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Ex-Gitmo Prosecutor-Turned-Critic Settles Free Speech Case for $100,000

The former Gitmo prosecutor wrote op-eds critical of the prison, and was then fired from the Library of Congress.

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The six-year free speech fight between Col. Morris Davis, the former chief prosecutor for the Guantánamo Bay military commissions, and the Library of Congress has been settled.

After leaving the commissions, Davis had worked as an assistant director for the Library of Congress. He was fired in 2009 after penning opinion pieces in the Washington Post and Wall Street Journal that were critical of President Barack Obamas decision to use both federal court and military commissions to prosecute detainees. He sued the library in 2010, with help from the ACLU, for violating his right to free speech and due process.

Under the terms of the settlement, Davis gets $100,000 and a correction of his employment record to show that the Library of Congress had no reason to fire him.

Davis served as the third chief prosecutor in the Guantánamo military commissions from September 2005 until October 2007. He quit after objecting to evidence obtained through waterboarding was used in trials against detainees.

“The guy who said waterboarding is A-OK, I was not going to take orders from. I quit,” Davis testified at a 2008 hearing at the U.S. Navy base in Guantánamo Bay, Cuba. He was called to the stand by lawyers for Osama bin Laden’s former driver.

Davis was named an an assistant director at the Congressional Research Service in 2008. The next year, he published an op-ed in the Wall Street Journal critical of the White House’s decision to use dual venues to try prisoners. Davis argued, “The administration must choose. Either federal courts or military commissions, but not both, for the detainees that deserve to be prosecuted and punished for their past conduct.”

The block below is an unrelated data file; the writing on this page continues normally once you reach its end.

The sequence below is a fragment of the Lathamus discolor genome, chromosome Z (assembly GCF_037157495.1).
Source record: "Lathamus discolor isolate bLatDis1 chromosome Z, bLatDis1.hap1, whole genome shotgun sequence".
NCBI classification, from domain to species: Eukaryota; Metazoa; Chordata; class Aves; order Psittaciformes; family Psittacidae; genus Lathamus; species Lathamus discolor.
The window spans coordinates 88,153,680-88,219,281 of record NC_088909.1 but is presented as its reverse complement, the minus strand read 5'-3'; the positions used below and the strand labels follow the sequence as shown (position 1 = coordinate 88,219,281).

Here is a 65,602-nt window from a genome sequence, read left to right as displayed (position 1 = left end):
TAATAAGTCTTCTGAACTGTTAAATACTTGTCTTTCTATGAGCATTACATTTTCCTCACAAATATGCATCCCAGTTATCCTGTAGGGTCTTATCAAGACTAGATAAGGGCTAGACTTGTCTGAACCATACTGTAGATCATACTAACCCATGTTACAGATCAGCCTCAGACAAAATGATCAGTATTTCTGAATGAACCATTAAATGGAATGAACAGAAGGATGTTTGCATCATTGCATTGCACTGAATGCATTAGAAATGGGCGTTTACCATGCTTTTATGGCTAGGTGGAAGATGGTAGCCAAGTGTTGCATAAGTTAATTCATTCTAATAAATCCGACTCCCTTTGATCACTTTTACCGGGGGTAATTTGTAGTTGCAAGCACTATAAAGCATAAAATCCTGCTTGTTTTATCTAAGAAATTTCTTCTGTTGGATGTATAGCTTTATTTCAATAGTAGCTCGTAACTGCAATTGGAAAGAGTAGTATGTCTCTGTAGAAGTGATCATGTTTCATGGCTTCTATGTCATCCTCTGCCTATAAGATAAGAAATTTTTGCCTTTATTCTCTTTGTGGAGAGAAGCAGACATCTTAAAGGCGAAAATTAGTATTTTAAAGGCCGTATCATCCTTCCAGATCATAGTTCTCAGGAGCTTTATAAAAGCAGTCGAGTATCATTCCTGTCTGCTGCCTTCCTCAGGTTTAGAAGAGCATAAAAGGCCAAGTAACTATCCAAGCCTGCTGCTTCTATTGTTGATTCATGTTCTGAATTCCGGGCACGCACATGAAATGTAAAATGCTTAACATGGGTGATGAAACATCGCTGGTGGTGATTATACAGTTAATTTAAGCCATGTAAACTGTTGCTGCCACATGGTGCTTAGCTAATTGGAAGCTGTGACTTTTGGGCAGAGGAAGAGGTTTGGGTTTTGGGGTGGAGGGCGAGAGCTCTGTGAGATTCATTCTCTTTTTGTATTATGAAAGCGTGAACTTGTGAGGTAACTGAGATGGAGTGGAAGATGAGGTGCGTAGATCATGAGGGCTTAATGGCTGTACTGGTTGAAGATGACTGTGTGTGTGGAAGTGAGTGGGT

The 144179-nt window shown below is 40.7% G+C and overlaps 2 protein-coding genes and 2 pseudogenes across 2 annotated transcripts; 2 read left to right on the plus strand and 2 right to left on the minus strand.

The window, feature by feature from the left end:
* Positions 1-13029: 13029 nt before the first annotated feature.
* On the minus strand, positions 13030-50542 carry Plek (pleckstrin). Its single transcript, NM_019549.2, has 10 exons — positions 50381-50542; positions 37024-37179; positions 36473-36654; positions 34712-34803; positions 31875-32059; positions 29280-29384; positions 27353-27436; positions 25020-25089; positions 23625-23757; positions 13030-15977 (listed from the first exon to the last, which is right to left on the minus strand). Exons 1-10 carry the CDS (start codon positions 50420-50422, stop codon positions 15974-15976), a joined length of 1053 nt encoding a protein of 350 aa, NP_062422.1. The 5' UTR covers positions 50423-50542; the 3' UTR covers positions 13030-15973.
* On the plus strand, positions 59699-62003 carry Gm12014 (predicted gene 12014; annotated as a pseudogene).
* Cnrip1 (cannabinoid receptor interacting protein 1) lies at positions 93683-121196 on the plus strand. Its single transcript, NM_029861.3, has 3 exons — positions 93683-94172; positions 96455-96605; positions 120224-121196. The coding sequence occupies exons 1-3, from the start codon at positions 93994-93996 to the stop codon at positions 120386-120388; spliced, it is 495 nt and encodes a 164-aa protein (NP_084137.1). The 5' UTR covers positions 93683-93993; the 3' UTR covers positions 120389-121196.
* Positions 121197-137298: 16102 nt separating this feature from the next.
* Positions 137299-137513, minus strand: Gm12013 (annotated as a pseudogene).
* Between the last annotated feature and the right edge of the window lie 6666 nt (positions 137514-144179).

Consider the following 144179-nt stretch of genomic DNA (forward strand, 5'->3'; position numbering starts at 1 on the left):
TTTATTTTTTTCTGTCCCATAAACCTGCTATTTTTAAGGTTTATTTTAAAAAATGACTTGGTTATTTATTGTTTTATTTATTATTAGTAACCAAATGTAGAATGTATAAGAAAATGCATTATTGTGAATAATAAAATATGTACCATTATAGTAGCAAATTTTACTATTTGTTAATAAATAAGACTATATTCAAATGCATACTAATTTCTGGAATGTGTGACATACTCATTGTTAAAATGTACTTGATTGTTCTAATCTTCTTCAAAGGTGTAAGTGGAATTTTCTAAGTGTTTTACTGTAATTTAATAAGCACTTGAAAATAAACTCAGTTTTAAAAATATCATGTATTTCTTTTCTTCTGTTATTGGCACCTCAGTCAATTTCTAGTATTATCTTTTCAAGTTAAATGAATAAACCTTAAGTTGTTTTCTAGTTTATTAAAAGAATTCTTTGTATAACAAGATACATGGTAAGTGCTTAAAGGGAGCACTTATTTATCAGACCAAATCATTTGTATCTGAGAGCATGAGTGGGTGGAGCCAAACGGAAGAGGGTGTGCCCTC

“Double standards don’t play well in Peoria,” he wrote. “They won’t play well in Peshawar or Palembang either. We need to work to change the negative perceptions that exist about Guantánamo and our commitment to the law.”

Davis has since continued to be a critic of Obama’s Guantánamo policies.

“Injustice at Guantánamo Bay is every bit as relevant today as it was more than six years ago when I spoke out about it,” Davis said in a statement Tuesday.

Obama has vowed to close the prison, located in Cuba, before he leaves office. According to the ACLU, as of April 2016, there are 80 prisoners still at the facility.

Photo credit: MANDEL NGAN/Getty Images

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